second half of the course. Primary documentary evidence, in translations, art, artifacts,
and music, will be offered as part of the lecture of each class. The students' research
work will be mainly, but not solely for a major lecture—of twenty minutes—that every
student will give on a topic of their choice. The work of research for the lecture will
involve guidance in the search for primary and secondary sources, reporting of sources,
and creating a bibliography. Students at the beginning of the course are given a guide
sheet for the research with avenues of research in the library, through interlibrary loan
(Link+ and Illiad), and online. Students are also presented with a lecture on the cautions
of using Wikipedia and the ways of evaluating online resources. Students then submit a
preliminary bibliography on the way to completing their research. Every bibliography
must include a predominance of print sources. When students make their presentation
they must distribute their bibliography to the class and in Q&A they are responsible for
commenting on the uses of their sources. The same skills of research and gathering of
data emphasized for the preparation of a major lesson are enjoined on the students as they
prepare and take part in the daily leading of discussion of the readings. A student leader
is asked to state three major points from the assigned reading, supply background
information that he help the class understand the reading, and then pose a question or
series of questions to help initiate the conversation.
Learning Outcome #4: In this course, students will understand the meaning of
humanism in its Renaissance context. Students will also understand the major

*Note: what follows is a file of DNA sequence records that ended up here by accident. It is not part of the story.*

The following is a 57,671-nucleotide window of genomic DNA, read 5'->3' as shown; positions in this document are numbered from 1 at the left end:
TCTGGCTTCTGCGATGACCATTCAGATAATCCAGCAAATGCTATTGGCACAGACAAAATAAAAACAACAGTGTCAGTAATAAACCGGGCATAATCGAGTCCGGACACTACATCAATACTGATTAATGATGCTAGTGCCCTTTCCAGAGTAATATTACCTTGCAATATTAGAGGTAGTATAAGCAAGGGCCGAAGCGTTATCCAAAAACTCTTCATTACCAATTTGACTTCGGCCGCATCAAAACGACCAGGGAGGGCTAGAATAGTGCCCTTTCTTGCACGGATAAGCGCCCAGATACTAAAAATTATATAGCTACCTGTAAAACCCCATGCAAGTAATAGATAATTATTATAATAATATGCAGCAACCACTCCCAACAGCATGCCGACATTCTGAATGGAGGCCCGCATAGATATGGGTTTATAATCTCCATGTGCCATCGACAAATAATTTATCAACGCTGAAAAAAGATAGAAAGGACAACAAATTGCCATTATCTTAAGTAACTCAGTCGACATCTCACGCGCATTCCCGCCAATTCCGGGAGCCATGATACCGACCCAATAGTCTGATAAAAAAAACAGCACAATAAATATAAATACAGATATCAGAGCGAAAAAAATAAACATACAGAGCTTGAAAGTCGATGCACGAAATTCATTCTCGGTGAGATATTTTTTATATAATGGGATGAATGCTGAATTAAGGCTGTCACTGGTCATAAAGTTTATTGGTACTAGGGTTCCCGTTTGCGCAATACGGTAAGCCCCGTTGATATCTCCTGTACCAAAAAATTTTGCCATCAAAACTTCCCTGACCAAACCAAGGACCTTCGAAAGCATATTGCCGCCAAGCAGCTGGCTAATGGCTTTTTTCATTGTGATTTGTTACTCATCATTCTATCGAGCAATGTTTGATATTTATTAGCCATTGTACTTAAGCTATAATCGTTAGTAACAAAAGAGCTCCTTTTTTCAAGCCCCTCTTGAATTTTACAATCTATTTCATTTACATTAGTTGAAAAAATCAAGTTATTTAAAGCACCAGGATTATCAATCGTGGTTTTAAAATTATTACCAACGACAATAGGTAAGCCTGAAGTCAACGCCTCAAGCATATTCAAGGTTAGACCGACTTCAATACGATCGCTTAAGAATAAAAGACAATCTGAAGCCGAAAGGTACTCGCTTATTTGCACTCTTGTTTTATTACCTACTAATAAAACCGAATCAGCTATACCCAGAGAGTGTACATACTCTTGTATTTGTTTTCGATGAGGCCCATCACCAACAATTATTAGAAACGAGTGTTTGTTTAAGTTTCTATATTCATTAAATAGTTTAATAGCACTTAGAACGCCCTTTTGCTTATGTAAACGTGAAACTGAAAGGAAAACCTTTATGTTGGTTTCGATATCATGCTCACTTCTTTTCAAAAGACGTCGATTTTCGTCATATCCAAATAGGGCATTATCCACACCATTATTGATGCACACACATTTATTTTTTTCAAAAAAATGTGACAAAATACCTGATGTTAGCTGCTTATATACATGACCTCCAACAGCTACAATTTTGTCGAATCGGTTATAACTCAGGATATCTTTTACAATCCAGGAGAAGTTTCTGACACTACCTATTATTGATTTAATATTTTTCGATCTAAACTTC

developments in the visual arts and architecture and be able to relate those developments
to the themes of Renaissance humanism. They will do this through daily writing on and
discussion of the readings with a focus on critical analysis of the authors' work of
selection and interpretation of evidence; interpretive essays, preparation and delivery of
twenty-minute lesson, and oral one-on-one midterm and final examinations that revolve
around the students' abilities to bring all of the coursework together into an interpretive
whole. The five-minute, open-book daily reading checks establish a regular
communication between the professor and the individual student whereby I can track
their understanding. The work on the lesson that students present enables the student to
demonstrate the depth and sophistication of understanding. The essays are a primary
means of showing the ability to interpret the material. Students must analyze an assigned
author's thesis and methodology, major school of interpretation (whether cultural,
intellectual, or economic), and the success of the thesis. They are also asked in the
second and subsequent essays to compare and contrast historians. The oral exams
complement the work of the essay writing in allowing the student to demonstrate the
same learnings in conversation. In all these ways, students will learn how to interpret
evidence about the social, political, intellectual, and cultural history of the Renaissance.
Syllabus, with parenthetical applications of goals. [See the annotated syllabus for this
and the subsequent material.]
Course Requirements
Grade Evaluation
Student Disability Services, etc...